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Case Study: India
Case Study: China
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Population Issues

Population Changes in LEDCs

The populations of most less economically developed countries (LEDCs) are growing very rapidly. Most are at stage 2 and 3 of the Demographic Transition Model. They have declining deaths rates and high birth rates. Therefore, natural increase is high.

Death rates are declining because of improvements in sanitation and healthcare.

Birth rates are high for a number of reasons:

  1. Lack of family planning education or contraceptives
  2. In rural areas children are needed as labour on farms. In urban areas they are needed to work in the informal sector to earn money for their families.
  3. Women have a large number of children as there is a high level of infant mortality
  4. Culture/religion mean it is unacceptable to use contraception

Case Study: India

India's population is estimated to be around one billion. India has one of the highest population growth rates in the world. In the last ten years its population has increased by 181 million. If this growth rate continues it could become the world's most populated country by 2020.

However, India's population growth rate is slowing. This is particularly the case in the southern state of Kerala. In Kerala there have been a number of initiatives to reduce population growth:

1. Women are being educated
Around half of all Indian women cannot read or write (illiterate). However, in Kerala 85% of women are literate. Better educated women are more likely to keep their children healthy. Therefore infant mortality has dropped. This has led to a drop in birth rates. If children are surviving families no longer have to have a couple of extra children to replace those that die.
2. Contraception is more widely available
3. The status of women has improved significantly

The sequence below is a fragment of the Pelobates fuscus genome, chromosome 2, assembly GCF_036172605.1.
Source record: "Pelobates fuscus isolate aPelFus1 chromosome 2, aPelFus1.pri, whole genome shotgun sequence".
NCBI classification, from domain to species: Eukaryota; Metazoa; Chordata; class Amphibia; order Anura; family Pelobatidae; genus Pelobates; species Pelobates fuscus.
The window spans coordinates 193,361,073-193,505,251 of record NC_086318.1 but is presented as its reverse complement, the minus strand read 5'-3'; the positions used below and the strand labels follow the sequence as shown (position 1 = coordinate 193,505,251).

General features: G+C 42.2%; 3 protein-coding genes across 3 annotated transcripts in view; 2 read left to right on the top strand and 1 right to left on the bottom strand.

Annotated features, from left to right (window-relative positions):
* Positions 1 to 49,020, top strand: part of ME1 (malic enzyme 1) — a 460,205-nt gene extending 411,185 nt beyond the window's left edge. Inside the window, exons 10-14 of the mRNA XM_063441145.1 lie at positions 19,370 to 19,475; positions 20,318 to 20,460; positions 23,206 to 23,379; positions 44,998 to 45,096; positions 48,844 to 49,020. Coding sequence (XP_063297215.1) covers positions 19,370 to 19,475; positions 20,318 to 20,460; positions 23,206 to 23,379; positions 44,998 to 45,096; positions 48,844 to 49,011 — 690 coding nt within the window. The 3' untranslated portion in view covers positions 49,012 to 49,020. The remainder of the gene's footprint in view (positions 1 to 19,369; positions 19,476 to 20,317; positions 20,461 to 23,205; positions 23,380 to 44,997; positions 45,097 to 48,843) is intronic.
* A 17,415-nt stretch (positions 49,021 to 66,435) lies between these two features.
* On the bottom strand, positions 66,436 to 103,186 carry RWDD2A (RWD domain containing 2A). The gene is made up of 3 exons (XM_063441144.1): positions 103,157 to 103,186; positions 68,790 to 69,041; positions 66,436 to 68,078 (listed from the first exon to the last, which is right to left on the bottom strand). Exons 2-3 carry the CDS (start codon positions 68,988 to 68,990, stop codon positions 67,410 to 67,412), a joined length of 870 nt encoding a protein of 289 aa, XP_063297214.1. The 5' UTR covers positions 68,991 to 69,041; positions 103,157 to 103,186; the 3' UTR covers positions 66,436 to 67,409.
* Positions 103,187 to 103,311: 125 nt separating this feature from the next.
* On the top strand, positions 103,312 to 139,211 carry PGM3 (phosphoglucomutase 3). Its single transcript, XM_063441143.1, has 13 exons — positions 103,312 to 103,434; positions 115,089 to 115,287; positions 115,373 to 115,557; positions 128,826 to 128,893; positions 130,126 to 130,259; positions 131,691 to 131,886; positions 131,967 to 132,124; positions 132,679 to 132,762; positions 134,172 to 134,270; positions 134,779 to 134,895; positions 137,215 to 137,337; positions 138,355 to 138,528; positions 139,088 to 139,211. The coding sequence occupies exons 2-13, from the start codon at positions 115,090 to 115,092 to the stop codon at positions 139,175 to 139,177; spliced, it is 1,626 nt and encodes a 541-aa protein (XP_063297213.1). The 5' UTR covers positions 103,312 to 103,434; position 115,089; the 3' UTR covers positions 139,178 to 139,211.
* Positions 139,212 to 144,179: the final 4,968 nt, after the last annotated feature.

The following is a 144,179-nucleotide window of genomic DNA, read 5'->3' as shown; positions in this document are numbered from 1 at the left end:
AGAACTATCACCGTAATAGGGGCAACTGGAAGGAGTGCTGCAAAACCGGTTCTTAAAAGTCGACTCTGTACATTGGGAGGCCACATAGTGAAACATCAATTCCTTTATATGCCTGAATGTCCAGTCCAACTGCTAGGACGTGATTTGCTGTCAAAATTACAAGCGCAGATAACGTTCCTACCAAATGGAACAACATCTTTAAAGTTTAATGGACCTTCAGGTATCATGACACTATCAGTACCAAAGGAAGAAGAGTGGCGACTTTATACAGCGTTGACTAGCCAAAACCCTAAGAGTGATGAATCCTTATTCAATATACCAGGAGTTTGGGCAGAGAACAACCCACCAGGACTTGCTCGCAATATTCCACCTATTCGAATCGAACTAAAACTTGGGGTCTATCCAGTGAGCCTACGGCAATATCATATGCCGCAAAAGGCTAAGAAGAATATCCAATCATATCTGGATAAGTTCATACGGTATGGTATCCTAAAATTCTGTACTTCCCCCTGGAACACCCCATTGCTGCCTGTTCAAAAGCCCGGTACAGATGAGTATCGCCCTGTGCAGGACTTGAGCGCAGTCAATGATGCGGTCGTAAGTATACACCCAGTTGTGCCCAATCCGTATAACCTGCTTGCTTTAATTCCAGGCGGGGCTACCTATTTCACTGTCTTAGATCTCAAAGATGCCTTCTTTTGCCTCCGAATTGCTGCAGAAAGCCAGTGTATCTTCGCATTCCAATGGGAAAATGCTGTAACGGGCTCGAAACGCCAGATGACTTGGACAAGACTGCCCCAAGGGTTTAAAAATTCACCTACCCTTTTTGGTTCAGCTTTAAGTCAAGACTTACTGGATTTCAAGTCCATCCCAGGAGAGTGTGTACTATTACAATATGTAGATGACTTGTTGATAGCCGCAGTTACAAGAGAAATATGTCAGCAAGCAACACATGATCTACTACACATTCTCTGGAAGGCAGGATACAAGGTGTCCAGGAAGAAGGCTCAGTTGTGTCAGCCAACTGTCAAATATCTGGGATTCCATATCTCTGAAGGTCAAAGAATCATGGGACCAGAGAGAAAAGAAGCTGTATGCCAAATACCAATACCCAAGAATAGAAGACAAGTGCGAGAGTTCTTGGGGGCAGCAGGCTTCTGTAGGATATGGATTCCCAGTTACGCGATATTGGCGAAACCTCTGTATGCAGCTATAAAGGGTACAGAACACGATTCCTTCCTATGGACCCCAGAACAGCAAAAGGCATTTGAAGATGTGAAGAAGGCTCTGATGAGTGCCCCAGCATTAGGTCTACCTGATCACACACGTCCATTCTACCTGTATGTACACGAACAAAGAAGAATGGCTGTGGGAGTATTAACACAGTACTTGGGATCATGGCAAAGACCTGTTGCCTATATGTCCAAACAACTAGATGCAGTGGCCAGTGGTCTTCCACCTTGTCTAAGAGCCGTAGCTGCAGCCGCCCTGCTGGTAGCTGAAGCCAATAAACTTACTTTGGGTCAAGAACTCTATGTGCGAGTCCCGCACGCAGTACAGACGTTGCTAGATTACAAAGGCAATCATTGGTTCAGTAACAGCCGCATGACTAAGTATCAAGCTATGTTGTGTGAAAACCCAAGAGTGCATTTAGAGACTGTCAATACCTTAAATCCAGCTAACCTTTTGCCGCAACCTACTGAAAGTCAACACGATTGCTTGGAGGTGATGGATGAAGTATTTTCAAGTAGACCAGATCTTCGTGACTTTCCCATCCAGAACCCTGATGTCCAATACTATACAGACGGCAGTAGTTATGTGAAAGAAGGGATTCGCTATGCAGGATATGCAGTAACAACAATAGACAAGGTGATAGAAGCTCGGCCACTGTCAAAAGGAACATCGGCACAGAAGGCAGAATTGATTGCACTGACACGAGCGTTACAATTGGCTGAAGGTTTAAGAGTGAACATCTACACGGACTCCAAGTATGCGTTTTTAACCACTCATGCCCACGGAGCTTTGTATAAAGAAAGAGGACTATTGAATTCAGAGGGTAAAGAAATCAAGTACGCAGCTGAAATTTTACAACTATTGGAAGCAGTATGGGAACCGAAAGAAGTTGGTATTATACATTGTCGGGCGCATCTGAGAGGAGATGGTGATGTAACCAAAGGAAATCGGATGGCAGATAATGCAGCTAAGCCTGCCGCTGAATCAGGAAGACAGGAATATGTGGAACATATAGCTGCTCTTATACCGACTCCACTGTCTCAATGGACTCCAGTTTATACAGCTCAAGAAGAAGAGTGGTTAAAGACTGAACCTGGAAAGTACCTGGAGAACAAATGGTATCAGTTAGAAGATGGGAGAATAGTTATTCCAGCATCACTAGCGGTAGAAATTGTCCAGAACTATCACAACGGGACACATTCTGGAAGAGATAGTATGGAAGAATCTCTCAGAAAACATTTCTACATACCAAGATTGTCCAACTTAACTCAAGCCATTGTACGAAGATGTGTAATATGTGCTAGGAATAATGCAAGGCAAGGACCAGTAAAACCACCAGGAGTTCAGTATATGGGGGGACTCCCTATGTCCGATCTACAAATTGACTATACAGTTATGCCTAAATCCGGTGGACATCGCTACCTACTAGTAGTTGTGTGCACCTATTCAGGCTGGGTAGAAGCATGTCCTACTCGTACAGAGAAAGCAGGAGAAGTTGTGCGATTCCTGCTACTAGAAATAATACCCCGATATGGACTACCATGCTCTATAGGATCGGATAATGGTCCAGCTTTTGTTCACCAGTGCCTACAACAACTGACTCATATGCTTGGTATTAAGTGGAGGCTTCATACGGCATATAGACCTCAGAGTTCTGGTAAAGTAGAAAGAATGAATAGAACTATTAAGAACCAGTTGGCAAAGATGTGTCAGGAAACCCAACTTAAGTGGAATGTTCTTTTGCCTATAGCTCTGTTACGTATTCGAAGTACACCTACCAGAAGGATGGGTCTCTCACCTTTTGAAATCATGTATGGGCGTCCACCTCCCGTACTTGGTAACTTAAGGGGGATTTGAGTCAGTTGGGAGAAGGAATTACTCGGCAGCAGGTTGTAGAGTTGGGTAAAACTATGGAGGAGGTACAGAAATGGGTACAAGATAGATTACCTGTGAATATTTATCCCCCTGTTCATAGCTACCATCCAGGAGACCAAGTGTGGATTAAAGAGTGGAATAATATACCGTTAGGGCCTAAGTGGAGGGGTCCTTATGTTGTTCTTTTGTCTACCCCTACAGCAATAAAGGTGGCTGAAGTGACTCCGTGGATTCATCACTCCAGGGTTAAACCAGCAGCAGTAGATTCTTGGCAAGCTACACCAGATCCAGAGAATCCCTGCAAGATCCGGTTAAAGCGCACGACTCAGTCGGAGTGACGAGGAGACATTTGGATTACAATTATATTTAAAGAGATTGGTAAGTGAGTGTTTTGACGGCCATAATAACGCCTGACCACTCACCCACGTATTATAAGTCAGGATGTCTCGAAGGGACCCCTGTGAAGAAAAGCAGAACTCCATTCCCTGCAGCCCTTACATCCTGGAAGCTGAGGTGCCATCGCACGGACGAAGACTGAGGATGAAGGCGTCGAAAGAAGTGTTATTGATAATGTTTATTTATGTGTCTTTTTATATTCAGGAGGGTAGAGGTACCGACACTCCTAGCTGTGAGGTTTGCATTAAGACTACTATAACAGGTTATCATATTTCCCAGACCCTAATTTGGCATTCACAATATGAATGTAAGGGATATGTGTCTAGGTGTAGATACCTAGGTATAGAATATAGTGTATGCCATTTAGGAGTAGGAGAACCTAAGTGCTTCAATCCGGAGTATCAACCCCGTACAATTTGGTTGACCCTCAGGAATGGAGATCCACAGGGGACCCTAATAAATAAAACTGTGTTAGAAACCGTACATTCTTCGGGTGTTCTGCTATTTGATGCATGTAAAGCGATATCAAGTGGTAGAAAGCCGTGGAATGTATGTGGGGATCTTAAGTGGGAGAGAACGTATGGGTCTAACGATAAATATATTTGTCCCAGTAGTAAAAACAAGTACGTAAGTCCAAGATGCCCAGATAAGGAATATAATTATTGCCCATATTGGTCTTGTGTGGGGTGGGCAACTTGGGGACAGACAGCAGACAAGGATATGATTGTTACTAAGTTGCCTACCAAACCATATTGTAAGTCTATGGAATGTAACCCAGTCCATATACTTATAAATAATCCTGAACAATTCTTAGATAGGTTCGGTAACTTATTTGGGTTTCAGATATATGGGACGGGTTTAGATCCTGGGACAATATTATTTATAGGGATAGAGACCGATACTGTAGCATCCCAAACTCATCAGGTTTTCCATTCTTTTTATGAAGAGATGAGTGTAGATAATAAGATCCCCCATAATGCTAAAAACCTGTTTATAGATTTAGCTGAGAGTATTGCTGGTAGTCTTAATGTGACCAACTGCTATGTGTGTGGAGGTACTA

Women are no longer seen as a burden - they are regarded as an asset. Traditionally in India when a woman gets married the family have to pay money to the bridegroom's family. This is called a dowry. However, in Kerala it is the bridegroom's family who pay a dowry to the brides family.

Case Study: China

The Chinese government introduced the 'One Child Policy' in 1979. The aim of this policy was to attempt to control population growth. The policy limited couples to one child. Under this policy couples have to gain permission from family planning officials for each birth.

If families followed this policy they received free education, health care, pensions and family benefits. These are taken away if the couple have more than one child.

The benefits of this policy are that the growth rate of China's population has declined. Without the policy it is estimated that there would be an extra 320 million more people in a country whose population is estimated to be 1.3 billion.

The scheme has caused a number of problems in China. This is particularly the case for hundreds of thousands of young females. Many thousands of young girls have been abandoned by their parents as the result of the one child policy. Many parents in China prefer to have a boy to carry on the family name. As a result large numbers of girls have either ended up in orphanages, homeless or in some cases killed. Also, 90% of foetuses aborted in China are female.

Population Changes in MEDCs

In most MEDCs population growth is stable. MEDCs have low birth and death rates. In some Germany the birth rate is actually lower than the death rate. This means there is a decrease in population or a natural increase of -0.1%.

The major problem for many MEDCs is an ageing population. Life expectancy in MEDCs is increasing as people are now living longer due to improvements in health care, diet and lifestyle. Therefore, there will be a a greater number of elderly dependents. In the UK this is likely to lead to increased taxes to pay for health care and pensions.

Online Activities
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Population fling the teacher game
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Population density match up activity


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